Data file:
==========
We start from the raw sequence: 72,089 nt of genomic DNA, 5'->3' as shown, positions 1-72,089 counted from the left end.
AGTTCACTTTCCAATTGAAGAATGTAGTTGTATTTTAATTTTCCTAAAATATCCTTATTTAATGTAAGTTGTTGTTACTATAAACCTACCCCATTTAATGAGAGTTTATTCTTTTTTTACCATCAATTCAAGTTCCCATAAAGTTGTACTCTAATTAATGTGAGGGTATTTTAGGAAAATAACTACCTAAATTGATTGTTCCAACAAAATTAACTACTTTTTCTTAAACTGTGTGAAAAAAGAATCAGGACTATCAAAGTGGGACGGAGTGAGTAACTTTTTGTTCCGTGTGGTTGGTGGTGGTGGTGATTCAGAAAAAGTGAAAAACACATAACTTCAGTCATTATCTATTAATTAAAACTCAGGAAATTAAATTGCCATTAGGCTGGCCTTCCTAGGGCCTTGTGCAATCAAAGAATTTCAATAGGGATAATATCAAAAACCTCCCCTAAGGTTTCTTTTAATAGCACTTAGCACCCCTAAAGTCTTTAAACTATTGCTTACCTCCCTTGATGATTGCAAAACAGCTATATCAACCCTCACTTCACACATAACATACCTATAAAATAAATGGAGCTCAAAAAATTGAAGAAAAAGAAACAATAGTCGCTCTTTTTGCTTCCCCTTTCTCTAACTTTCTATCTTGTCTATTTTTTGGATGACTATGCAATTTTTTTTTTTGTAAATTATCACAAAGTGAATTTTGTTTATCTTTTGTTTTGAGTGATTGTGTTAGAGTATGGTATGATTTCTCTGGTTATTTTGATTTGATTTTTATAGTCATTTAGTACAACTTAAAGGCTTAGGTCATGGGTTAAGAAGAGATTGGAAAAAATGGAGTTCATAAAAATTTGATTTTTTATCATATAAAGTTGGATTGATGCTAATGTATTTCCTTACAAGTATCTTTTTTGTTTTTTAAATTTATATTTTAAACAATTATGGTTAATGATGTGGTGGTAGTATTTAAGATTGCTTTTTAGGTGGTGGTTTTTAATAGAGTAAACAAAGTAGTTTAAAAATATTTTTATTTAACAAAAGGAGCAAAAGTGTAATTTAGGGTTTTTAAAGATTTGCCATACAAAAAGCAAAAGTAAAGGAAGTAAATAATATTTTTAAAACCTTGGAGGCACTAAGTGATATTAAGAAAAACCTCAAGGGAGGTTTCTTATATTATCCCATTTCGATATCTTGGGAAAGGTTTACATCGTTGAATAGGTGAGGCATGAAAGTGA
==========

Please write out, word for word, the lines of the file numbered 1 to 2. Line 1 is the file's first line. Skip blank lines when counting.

We start from the raw sequence: 72,089 nt of genomic DNA, 5'->3' as shown, positions 1-72,089 counted from the left end.
AGTTCACTTTCCAATTGAAGAATGTAGTTGTATTTTAATTTTCCTAAAATATCCTTATTTAATGTAAGTTGTTGTTACTATAAACCTACCCCATTTAATGAGAGTTTATTCTTTTTTTACCATCAATTCAAGTTCCCATAAAGTTGTACTCTAATTAATGTGAGGGTATTTTAGGAAAATAACTACCTAAATTGATTGTTCCAACAAAATTAACTACTTTTTCTTAAACTGTGTGAAAAAAGAATCAGGACTATCAAAGTGGGACGGAGTGAGTAACTTTTTGTTCCGTGTGGTTGGTGGTGGTGGTGATTCAGAAAAAGTGAAAAACACATAACTTCAGTCATTATCTATTAATTAAAACTCAGGAAATTAAATTGCCATTAGGCTGGCCTTCCTAGGGCCTTGTGCAATCAAAGAATTTCAATAGGGATAATATCAAAAACCTCCCCTAAGGTTTCTTTTAATAGCACTTAGCACCCCTAAAGTCTTTAAACTATTGCTTACCTCCCTTGATGATTGCAAAACAGCTATATCAACCCTCACTTCACACATAACATACCTATAAAATAAATGGAGCTCAAAAAATTGAAGAAAAAGAAACAATAGTCGCTCTTTTTGCTTCCCCTTTCTCTAACTTTCTATCTTGTCTATTTTTTGGATGACTATGCAATTTTTTTTTTTGTAAATTATCACAAAGTGAATTTTGTTTATCTTTTGTTTTGAGTGATTGTGTTAGAGTATGGTATGATTTCTCTGGTTATTTTGATTTGATTTTTATAGTCATTTAGTACAACTTAAAGGCTTAGGTCATGGGTTAAGAAGAGATTGGAAAAAATGGAGTTCATAAAAATTTGATTTTTTATCATATAAAGTTGGATTGATGCTAATGTATTTCCTTACAAGTATCTTTTTTGTTTTTTAAATTTATATTTTAAACAATTATGGTTAATGATGTGGTGGTAGTATTTAAGATTGCTTTTTAGGTGGTGGTTTTTAATAGAGTAAACAAAGTAGTTTAAAAATATTTTTATTTAACAAAAGGAGCAAAAGTGTAATTTAGGGTTTTTAAAGATTTGCCATACAAAAAGCAAAAGTAAAGGAAGTAAATAATATTTTTAAAACCTTGGAGGCACTAAGTGATATTAAGAAAAACCTCAAGGGAGGTTTCTTATATTATCCCATTTCGATATCTTGGGAAAGGTTTACATCGTTGAATAGGTGAGGCATGAAAGTGA